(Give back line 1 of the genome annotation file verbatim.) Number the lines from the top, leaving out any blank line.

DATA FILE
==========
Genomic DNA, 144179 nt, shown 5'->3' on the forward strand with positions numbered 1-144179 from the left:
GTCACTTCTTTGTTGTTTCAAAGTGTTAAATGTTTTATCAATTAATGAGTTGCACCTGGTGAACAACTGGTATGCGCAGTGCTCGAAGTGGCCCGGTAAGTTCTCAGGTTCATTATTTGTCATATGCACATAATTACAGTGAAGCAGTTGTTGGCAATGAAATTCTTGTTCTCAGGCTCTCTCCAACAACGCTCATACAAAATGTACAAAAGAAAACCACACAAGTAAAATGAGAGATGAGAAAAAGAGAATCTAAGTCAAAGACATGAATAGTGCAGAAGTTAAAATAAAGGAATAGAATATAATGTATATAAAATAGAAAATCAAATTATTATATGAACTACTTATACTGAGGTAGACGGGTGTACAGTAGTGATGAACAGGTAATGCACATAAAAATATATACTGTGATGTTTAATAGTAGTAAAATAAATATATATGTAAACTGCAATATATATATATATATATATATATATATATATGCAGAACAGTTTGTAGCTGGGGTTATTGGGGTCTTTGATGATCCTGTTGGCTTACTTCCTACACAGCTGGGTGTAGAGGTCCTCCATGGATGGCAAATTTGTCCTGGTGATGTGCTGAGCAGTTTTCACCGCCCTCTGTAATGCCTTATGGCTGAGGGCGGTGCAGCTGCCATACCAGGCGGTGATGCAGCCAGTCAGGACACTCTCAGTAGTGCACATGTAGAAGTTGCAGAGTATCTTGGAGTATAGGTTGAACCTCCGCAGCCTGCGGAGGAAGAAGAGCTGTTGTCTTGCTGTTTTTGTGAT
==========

Genomic DNA, 144179 nt, shown 5'->3' on the forward strand with positions numbered 1-144179 from the left: